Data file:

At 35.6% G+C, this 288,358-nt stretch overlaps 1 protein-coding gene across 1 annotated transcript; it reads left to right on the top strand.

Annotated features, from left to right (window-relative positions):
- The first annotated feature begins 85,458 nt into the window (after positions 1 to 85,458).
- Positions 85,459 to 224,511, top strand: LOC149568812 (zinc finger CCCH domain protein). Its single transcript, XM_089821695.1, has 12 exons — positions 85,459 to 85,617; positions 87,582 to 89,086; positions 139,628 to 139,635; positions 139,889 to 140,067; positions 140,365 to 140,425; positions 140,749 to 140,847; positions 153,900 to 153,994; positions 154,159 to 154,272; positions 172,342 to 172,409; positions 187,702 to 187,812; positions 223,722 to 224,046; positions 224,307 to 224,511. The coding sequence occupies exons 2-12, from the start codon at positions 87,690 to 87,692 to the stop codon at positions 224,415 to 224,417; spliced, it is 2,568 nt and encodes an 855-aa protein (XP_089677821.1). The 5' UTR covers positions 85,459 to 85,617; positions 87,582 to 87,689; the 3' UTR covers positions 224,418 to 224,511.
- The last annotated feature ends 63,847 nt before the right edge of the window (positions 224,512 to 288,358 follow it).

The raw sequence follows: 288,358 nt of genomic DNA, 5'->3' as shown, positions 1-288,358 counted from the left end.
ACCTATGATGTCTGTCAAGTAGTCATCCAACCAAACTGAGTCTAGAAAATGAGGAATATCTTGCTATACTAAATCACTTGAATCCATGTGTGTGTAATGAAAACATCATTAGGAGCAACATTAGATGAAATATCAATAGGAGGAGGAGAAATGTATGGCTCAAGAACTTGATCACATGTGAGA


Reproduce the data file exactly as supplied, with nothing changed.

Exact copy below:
At 35.6% G+C, this 288,358-nt stretch overlaps 1 protein-coding gene across 1 annotated transcript; it reads left to right on the top strand.

Annotated features, from left to right (window-relative positions):
- The first annotated feature begins 85,458 nt into the window (after positions 1 to 85,458).
- Positions 85,459 to 224,511, top strand: LOC149568812 (zinc finger CCCH domain protein). Its single transcript, XM_089821695.1, has 12 exons — positions 85,459 to 85,617; positions 87,582 to 89,086; positions 139,628 to 139,635; positions 139,889 to 140,067; positions 140,365 to 140,425; positions 140,749 to 140,847; positions 153,900 to 153,994; positions 154,159 to 154,272; positions 172,342 to 172,409; positions 187,702 to 187,812; positions 223,722 to 224,046; positions 224,307 to 224,511. The coding sequence occupies exons 2-12, from the start codon at positions 87,690 to 87,692 to the stop codon at positions 224,415 to 224,417; spliced, it is 2,568 nt and encodes an 855-aa protein (XP_089677821.1). The 5' UTR covers positions 85,459 to 85,617; positions 87,582 to 87,689; the 3' UTR covers positions 224,418 to 224,511.
- The last annotated feature ends 63,847 nt before the right edge of the window (positions 224,512 to 288,358 follow it).

The raw sequence follows: 288,358 nt of genomic DNA, 5'->3' as shown, positions 1-288,358 counted from the left end.
ACCTATGATGTCTGTCAAGTAGTCATCCAACCAAACTGAGTCTAGAAAATGAGGAATATCTTGCTATACTAAATCACTTGAATCCATGTGTGTGTAATGAAAACATCATTAGGAGCAACATTAGATGAAATATCAATAGGAGGAGGAGAAATGTATGGCTCAAGAACTTGATCACATGTGAGA